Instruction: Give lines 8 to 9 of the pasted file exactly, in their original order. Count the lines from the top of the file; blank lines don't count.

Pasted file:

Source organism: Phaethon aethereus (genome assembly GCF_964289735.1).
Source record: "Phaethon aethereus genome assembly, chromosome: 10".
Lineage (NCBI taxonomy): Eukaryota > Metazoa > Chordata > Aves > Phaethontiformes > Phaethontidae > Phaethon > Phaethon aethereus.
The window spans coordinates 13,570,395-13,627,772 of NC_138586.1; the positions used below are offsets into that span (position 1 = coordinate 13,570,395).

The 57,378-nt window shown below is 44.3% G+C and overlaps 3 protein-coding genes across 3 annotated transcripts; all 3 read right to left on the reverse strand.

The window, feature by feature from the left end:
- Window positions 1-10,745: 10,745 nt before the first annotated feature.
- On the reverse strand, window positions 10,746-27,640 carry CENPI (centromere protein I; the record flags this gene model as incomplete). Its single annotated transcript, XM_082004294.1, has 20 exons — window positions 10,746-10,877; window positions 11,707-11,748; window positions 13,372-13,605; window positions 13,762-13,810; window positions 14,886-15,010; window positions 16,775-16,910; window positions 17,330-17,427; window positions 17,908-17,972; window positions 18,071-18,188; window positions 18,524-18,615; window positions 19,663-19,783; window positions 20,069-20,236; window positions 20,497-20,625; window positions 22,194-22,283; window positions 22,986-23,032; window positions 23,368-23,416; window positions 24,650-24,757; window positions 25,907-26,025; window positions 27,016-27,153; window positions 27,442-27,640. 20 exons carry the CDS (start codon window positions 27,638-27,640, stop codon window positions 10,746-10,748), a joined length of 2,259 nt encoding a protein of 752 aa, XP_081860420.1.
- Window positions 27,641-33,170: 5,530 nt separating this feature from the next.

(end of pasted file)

- On the reverse strand, window positions 10,746-27,640 carry CENPI (centromere protein I; the record flags this gene model as incomplete). Its single annotated transcript, XM_082004294.1, has 20 exons — window positions 10,746-10,877; window positions 11,707-11,748; window positions 13,372-13,605; window positions 13,762-13,810; window positions 14,886-15,010; window positions 16,775-16,910; window positions 17,330-17,427; window positions 17,908-17,972; window positions 18,071-18,188; window positions 18,524-18,615; window positions 19,663-19,783; window positions 20,069-20,236; window positions 20,497-20,625; window positions 22,194-22,283; window positions 22,986-23,032; window positions 23,368-23,416; window positions 24,650-24,757; window positions 25,907-26,025; window positions 27,016-27,153; window positions 27,442-27,640. 20 exons carry the CDS (start codon window positions 27,638-27,640, stop codon window positions 10,746-10,748), a joined length of 2,259 nt encoding a protein of 752 aa, XP_081860420.1.
- Window positions 27,641-33,170: 5,530 nt separating this feature from the next.